3 Reasons the 'Diet Soda vs. Meth' Dental Study is B.S.
Over the past several days, the Internet has exploded with a study that "proves" diet soda is as bad for your teeth as methamphetamine and crack cocaine. And these headlines splattered all across the Internet are shockingly distressing. "Drinking a few cans of Mr. Pibb Zero?" pondered sites like CBS and FOX News. "Well, heavens to Betsy, you might as well be freebasing until your jaw melts off!"
Or stealing copper to buy your weekly 12-pack.
And when nearly every news site is running a trivially unique variation of the same diet-soda-damning title, most readers skimming the headlines will walk away with the impression that Mountain Dew is now in cahoots with Walter White. It certainly doesn't help when every article comes with a glaring picture of a "diet soda mouth," which looks more like the trash dump in Bangkok than a working set of teeth.
Trash dumps in Bangkok carry less syphilis.
But this media brouhaha and study were total bullshit. Although the study was conducted by the reputable-sounding Academy of General Dentistry and published in the journal General Dentistry, even a perfunctory glance at this paper would force the reader to assume that the soda corporations forgot to pay their protection money to the Colgate Mafia. For example:
The Study Used a Sample Size of Three
Yup, the study used all of three individuals. We don't have to tell you that having a sample size of three is fundamentally wrong on more levels than the Dark Tower has floors. Quite a bit of math goes into determining the perfect sample size for the scope of a study. And generally, the consensus is that when conducting a study proving that common soft drinks are as dentally apocalyptic as crystal meth, having fewer participants than you have fingers on your hands is like publishing a paper concluding that all movies are about haunted cookies voiced by Gary Busey because the only film you included in your data was the 2005 classic The Gingerdead Man.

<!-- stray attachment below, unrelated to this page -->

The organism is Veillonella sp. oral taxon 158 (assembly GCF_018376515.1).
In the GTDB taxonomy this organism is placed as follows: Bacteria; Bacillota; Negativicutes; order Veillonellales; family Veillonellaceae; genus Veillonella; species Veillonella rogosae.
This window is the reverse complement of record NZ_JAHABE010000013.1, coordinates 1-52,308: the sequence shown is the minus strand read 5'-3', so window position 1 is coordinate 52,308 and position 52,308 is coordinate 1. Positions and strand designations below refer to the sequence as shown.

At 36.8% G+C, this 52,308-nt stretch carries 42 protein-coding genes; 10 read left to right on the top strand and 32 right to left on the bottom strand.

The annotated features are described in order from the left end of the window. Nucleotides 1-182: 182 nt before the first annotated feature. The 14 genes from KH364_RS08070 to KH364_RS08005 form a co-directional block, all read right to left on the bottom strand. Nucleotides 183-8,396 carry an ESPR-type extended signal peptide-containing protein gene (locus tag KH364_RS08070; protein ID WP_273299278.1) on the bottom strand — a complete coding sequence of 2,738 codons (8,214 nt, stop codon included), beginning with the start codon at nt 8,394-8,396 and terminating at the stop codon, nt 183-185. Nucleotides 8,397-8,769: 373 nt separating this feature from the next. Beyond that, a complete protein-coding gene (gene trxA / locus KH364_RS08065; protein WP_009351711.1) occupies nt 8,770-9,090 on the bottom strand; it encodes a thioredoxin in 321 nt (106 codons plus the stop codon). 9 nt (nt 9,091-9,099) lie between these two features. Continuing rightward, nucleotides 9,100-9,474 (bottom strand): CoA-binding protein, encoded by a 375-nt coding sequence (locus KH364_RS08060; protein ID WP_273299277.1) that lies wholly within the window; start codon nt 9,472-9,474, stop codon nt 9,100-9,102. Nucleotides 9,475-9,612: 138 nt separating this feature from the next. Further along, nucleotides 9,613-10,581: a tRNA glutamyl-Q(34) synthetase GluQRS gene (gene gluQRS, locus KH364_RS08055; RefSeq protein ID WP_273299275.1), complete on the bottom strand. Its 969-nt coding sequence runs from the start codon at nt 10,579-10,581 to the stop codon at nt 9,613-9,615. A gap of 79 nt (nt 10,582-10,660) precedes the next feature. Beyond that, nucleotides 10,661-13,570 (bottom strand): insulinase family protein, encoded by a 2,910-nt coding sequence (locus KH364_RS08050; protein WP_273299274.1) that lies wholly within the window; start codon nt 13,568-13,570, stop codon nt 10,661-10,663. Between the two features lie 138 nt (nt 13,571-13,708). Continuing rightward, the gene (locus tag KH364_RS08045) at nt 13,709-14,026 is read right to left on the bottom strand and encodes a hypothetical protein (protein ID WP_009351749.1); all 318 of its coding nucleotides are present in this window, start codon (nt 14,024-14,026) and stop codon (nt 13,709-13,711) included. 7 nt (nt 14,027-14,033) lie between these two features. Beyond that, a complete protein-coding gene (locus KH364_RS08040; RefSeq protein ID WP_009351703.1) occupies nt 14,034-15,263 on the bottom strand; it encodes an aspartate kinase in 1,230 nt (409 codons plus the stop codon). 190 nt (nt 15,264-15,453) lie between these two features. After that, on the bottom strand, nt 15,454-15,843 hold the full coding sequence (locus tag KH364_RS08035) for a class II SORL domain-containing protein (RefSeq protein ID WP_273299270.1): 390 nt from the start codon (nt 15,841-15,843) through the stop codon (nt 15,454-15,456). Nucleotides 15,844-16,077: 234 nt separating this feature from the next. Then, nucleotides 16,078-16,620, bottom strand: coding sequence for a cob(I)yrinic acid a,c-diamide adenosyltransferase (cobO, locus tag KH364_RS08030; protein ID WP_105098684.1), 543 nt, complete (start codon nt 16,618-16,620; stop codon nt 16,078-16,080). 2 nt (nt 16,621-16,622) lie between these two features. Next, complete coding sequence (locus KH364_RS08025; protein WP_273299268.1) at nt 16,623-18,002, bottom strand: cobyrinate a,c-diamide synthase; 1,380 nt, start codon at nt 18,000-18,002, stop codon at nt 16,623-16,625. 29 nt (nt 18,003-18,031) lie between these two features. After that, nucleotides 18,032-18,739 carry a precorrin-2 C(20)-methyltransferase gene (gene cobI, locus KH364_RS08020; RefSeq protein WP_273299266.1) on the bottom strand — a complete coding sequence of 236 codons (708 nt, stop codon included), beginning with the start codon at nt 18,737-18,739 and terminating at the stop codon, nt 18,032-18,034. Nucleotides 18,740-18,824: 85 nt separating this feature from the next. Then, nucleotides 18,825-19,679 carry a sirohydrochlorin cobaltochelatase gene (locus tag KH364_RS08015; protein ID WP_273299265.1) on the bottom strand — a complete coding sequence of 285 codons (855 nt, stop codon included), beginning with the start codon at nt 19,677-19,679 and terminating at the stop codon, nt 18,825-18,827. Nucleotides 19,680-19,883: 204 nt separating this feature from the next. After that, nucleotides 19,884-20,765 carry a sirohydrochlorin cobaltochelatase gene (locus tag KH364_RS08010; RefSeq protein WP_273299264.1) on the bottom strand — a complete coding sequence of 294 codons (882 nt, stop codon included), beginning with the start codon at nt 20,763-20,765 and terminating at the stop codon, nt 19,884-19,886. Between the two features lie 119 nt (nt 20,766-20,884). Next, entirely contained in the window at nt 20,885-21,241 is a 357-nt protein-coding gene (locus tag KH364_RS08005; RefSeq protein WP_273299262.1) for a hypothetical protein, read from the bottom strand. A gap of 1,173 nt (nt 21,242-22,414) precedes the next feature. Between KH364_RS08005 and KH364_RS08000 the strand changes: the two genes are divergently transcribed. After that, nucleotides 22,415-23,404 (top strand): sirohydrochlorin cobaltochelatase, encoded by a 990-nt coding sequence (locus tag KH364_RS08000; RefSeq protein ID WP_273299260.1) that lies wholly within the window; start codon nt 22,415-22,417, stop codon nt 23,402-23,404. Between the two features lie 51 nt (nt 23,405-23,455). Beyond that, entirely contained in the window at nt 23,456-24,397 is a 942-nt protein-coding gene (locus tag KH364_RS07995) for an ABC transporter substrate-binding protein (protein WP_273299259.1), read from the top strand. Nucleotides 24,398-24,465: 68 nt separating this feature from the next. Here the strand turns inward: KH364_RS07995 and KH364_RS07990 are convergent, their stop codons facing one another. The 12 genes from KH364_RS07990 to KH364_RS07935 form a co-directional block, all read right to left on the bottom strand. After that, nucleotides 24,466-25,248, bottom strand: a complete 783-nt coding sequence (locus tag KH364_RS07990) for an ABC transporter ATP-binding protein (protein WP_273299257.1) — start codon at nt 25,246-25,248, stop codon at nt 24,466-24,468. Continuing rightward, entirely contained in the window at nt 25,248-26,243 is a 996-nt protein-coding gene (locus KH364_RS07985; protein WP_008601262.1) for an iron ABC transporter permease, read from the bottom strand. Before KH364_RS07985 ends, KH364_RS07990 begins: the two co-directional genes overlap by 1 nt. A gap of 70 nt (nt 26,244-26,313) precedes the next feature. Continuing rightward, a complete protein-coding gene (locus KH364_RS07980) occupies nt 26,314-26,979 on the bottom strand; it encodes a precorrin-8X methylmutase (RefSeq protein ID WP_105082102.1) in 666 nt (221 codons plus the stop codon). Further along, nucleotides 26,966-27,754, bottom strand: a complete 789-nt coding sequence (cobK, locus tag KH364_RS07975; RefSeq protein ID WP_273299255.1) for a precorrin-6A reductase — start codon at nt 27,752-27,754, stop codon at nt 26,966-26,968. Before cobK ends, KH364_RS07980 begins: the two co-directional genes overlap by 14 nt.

He Busey'd the everliving Busey out of that role.
The Sample Subjects Were, Ahem, Unique
Who were the three pillars of society this paper rested upon? A 51-year-old crack addict, a 29-year-old meth addict, and a 30-something woman who drank 2 liters of diet soda a day for five years. It's also necessary to mention that Miss Morlock Mouth up there hadn't seen a dentist in two decades, which probably didn't help her smile not look like Tutankhamen's. So yeah, this study wasn't dealing with your average aspartame guzzler. Seriously, all they needed was a dude who huffs diesel and another guy who gets dizzy after holding his breath for too long and the research team could've summoned a sickly Captain Planet made of downmarket addictions.
"You floss with Red Vines? We'd like to ask you a few questions."
If You Drink 2 Liters of Soda a Day, You Have Worse Problems
We hate to break it to you, but if you're drinking 2 liters of anything other than water per day every day for five fucking years, you're almost definitely going to see some adverse side effects -- and dental hygiene will be the least of your worries. Several studies -- all with more participants than a purple vampire on Sesame Street can count to -- have documented the association of diet soda with serious vascular, respiratory, and weight problems.
(Also, in a purely physical sense, how the hell does one cram half a gallon of bubbly chemical water into their stomach once a day for five years? At that rate, you're basically training for some uninvented Olympic event in which nobody wins.)
Congratulations! You win a gold medal in hating your body.
So despite all of the above, seemingly half the Internet slapped a "drinking diet soda = blowing rails of crystal" headline on stories regarding this study. And in cases like these, where "common, legal substance that's not exactly super for your health" is equated with "illegal substance that eventually causes you to take up residence in a drainage ditch," the latter just ends up feeling less serious. The moral of the story: Good job being terrible reporters, Internet.
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